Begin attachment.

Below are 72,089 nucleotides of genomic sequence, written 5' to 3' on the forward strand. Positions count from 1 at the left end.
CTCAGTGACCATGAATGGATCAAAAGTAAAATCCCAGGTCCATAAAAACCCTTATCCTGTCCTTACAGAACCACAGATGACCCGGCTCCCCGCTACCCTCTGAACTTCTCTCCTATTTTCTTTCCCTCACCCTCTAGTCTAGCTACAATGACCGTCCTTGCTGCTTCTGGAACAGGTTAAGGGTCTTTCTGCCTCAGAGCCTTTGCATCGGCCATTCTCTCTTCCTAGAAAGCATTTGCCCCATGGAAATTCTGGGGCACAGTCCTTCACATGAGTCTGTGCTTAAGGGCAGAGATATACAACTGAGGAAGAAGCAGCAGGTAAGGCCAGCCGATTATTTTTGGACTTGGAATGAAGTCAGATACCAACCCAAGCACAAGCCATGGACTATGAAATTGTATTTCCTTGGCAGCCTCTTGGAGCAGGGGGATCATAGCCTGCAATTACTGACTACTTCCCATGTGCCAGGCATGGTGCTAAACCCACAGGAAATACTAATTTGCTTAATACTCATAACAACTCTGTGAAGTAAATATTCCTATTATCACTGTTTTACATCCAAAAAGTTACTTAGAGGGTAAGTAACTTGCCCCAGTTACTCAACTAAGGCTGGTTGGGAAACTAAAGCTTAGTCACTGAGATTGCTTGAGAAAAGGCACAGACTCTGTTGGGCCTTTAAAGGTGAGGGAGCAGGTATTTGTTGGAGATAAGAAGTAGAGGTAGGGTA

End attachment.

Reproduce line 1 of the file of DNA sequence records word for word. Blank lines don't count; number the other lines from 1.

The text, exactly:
Below are 72,089 nucleotides of genomic sequence, written 5' to 3' on the forward strand. Positions count from 1 at the left end.